I am in fall gardening mode which means I’m still thinking about some of the state-wide complaints from gardeners about lower than expected bean, pepper, and tomato yields during the hottest weeks of the past summer (mid-June through mid-August). Although many factors can reduce flowering and fruiting I believe that high night temperature is a growing, and overlooked, cause of this problem.
In general, warm-season crops can tolerate high day temperatures but can be negatively affected by higher than normal night temperatures, which hovered around 80°F in Maryland’s urban and suburban areas for most of July. Here’s an overview of this aspect of climate change from the USDA:
Some crops are particularly sensitive to high nighttime temperatures, which have been rising evenfaster than daytime temperatures. Nighttime temperatures are expected to continue to rise in the future. These changes in temperature are especially critical to the reproductive phase of growth because warm nights increase the respiration rate and reduce the amount of carbon that is captured during the day by photosynthesis to be retained in the fruit or grain…. Common snap beans show substantial yield reduction when nighttime temperatures exceed 80°F. http://downloads.climatescience.gov/usimpacts/pdfs/agriculture.pdf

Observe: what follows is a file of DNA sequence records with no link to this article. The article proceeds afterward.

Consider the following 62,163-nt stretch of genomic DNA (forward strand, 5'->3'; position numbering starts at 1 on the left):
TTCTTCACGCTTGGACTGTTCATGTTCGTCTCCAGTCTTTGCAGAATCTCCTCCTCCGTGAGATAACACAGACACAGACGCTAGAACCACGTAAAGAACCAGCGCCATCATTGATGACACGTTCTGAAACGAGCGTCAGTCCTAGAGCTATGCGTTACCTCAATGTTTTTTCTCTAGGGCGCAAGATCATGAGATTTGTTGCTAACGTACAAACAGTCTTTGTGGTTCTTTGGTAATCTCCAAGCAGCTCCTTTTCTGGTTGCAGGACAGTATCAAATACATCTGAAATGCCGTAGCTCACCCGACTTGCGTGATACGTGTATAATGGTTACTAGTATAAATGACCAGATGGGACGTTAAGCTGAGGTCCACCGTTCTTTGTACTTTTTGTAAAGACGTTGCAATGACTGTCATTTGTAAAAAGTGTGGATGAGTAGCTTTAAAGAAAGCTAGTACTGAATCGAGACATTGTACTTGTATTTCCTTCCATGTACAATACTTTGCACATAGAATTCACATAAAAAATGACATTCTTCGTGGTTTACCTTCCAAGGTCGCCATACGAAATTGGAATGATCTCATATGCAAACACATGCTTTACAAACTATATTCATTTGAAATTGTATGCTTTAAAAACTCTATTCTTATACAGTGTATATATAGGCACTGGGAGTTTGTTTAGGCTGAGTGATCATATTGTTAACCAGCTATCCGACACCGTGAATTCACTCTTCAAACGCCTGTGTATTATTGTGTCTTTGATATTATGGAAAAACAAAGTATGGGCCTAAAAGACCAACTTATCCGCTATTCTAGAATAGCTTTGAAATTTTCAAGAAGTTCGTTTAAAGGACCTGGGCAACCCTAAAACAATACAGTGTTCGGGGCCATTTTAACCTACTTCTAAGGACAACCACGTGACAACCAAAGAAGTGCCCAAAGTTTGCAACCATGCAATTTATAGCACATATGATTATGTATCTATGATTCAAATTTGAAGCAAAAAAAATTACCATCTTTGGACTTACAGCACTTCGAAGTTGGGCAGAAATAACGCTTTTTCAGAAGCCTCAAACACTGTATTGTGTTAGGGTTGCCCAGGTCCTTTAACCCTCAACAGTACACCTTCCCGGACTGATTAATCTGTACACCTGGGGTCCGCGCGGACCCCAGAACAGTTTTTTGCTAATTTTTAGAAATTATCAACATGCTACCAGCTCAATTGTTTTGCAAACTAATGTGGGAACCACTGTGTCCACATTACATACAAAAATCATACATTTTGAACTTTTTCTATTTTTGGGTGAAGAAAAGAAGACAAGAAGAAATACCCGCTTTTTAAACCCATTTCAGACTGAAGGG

Many of us observed healthy mid-summer snap bean crops with few flowers or pods. Yields increased once the weather cooled in mid-August. Experienced gardeners have lamented poor lima bean crops in recent years. Stink bug feeding has been a problem in beans but increasing night heat could also be at play. Research studies have shown that high night temperature causes sterile pollen and damages flower buds. Cowpea (a heat-loving crop!) yields consistently decline when night temperatures increase from 60°F to 75°F. http://www.plantstress.com/Articles/heat_i/heat_i.htm
On another global warming note… I attended the annual meeting of the American Society for Horticultural Science a few weeks ago and heard an interesting talk on how Shading Levels Affect Bell Pepper Fruit Yield (Juan Carlos Diaz-Perez; University of Georgia). The researchers found that erecting shade cloth over bell pepper plants increased yields. The lowest yields were from completely unshaded plants and the highest yields were from plants with 30% shading. Shading lowered leaf and root temperatures and reduced the incidence of blossom-end rot and sunscald.
So what’s the upshot? Climate change is real and night temperatures are on the rise.
Some garden-level responses? Try providing some shade to pepper plants in full-sun gardens. Plant snap beans multiple times and focus more on spring and late summer plantings. Plant limas late so they bear pods from late August through September. Experiment with planting bean, tomato, and pepper in spots where they will receive some late afternoon shade.